New oil spill legislation pending before a congressional conference committee has been thefocus of much attention. An important provision of the bill would create a contingency planning requirement for tanker owners and onshore oil producing, refining and transportation facilities.

Both the House and Senate versions of the oil spill bills require that the owners and operators of tank vessels and facilities submit contingency plans for the prevention, containment and cleanup of oil spills.Current U.S. legal requirements for such plans are haphazard. The Senate version of the new law would impose a deadline of as little as one year after enactment of the Oil Pollution Act for executive department implementation of the plans.

Among the proposals of the contingency plan requirement are:

* A description of the method of response to a "worst-case oil spill" in adverse weather conditions from the largest vessel known to transit the area covered by the plan.

* Identification of personnel and equipment, by contracts with cleanup companies or otherwise, to remove the spill promptly and mitigate damage to the environment.

* Procedures for early detection of oil spills and notification of national and regional strike forces. Although not specifically set forth in the bills, such procedures could include special watches, vessel patrols and fixed-wing aircraft or helicopter overflights to detect spills.

* Inventory of oil spill containment equipment. This information would include the number, types, operational capacity and availability of the equipment to implement the plan.

* Programs for personnel training (including surprise drills). The new law would also require a periodic inspection by owners as well as the government of containment booms, skimmers, vessels and other major equipment used to remove oil.

* Description of the means, such as use of dispersants, to be employed by vessel crews to contain and clean up the spilled oil, and to protect and mitigate the damages to the environment, including fish and other marine life.

* Arrangements for pre-positioning of oil spill containment and cleanup equipment and trained personnel at strategic locations from which they can be deployed promptly to the spill site.

* Procedures for safe disposal of any oil or hazardous materials recovered. Such procedures would, of course, have to consider the requirements of federal, state and local law.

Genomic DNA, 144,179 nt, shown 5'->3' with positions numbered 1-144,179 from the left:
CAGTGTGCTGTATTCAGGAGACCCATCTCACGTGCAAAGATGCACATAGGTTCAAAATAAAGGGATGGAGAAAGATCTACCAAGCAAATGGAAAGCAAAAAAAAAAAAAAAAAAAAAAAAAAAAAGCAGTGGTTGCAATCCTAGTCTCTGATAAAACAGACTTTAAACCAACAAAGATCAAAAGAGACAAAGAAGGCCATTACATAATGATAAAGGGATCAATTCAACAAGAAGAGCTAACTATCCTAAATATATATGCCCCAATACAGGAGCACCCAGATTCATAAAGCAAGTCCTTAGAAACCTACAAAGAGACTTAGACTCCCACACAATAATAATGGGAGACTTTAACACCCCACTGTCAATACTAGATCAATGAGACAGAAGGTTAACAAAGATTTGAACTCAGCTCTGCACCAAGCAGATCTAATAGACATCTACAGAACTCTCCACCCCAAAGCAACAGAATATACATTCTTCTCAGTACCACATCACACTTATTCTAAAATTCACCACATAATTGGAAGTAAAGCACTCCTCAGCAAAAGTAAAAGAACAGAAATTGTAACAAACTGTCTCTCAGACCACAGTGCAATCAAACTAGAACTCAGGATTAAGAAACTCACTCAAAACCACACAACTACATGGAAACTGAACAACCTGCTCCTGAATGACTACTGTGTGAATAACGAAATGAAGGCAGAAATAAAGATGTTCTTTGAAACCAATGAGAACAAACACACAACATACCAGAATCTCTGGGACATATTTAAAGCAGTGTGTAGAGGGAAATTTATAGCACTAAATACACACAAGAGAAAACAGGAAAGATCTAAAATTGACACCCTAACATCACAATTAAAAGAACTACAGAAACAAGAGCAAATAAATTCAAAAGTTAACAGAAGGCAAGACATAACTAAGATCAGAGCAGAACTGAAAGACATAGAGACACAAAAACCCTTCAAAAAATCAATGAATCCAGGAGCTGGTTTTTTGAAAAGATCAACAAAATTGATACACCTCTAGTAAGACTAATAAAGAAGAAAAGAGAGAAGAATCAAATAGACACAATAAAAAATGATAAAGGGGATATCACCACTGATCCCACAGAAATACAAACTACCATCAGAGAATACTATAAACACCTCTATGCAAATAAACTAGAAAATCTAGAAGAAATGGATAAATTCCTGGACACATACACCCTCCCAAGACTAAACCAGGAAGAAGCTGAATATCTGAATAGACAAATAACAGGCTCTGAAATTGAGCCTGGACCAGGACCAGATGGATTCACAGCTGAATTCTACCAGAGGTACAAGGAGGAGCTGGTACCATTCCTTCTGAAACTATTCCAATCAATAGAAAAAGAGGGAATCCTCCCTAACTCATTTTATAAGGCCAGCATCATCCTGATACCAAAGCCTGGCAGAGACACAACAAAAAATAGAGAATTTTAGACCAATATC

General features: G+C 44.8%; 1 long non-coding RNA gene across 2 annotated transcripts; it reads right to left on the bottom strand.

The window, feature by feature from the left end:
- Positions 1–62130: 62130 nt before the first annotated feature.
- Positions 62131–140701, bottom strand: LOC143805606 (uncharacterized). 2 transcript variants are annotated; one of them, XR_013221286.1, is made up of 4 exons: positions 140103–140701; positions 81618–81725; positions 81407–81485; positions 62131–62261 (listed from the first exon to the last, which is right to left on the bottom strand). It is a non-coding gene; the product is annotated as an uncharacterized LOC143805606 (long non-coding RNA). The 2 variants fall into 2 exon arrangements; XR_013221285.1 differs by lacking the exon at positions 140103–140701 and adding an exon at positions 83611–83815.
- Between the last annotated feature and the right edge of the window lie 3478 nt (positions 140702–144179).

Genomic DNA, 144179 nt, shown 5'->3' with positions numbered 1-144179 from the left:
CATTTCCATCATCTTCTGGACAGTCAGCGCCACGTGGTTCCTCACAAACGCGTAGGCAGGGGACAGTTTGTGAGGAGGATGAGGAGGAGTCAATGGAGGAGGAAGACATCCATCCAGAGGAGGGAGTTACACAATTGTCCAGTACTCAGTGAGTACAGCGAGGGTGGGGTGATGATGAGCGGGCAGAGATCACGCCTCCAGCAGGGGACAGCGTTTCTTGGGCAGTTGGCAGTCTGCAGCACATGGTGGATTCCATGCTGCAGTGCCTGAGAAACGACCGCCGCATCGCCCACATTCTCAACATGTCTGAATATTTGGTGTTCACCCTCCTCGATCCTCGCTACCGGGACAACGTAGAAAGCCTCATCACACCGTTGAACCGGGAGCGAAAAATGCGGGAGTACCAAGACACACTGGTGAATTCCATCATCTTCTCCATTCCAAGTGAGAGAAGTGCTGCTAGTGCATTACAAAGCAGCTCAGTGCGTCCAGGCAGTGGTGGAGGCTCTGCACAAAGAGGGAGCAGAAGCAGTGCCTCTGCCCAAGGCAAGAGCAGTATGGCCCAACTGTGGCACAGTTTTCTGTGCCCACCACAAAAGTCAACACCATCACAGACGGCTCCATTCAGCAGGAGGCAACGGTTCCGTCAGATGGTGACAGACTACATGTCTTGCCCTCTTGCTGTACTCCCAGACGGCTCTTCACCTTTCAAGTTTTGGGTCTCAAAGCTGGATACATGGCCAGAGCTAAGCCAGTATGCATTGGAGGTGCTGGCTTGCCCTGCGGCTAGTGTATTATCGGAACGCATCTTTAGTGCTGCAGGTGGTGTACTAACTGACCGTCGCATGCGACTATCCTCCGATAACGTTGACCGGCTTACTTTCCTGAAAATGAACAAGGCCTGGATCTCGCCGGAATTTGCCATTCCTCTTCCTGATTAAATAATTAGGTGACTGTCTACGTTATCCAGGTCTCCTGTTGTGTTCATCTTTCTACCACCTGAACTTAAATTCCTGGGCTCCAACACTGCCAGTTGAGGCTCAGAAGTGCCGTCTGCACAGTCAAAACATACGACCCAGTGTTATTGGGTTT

In addition, vessel and facility operators would have to provide a detailed description of how the plan will be coordinated with the national contingency plan, regional and local plans and response efforts.

This requirement means that vessel and facility operators will have to familiarize themselves with the many phases of contingency planning above the private industry level and coordinate their efforts with federal, state and local governments.

After submission and approval, the provisions of the plans would be legally binding on vessel and terminal operators, and the federal courts would have jurisdiction to restrain violations of the plans or compel the owners and operators to implement the plans.

The provisions of the bills that would significantly raise the limits of liability of vessel owners and operators and shippers of bulk oil cargoes have elicited much attention. But the new legislation also mandates sweeping changes in prevention and removal measures.

The new law may require tank vessels operating on U.S. navigable waters to carry appropriate removal equipment employing the best technology that is ''economically feasible." Among the most widely publicized proposals is the requirement that tank vessels be fitted with double hulls and double bottoms.

In order for vessels to operate in U.S. waters, the plans will have to be approved by the government to ensure that they are adequate to contain and remove oil spills and give sufficient consideration to such factors as the amount of vessel traffic in the area, the value and sensitivity of surrounding wildlife and other natural resources and the history of prior oil spills.

The proposed legislation makes it clear that in the future high priority will be given to requirements for detailed, carefully thought out and realistic advance planning for oil spills.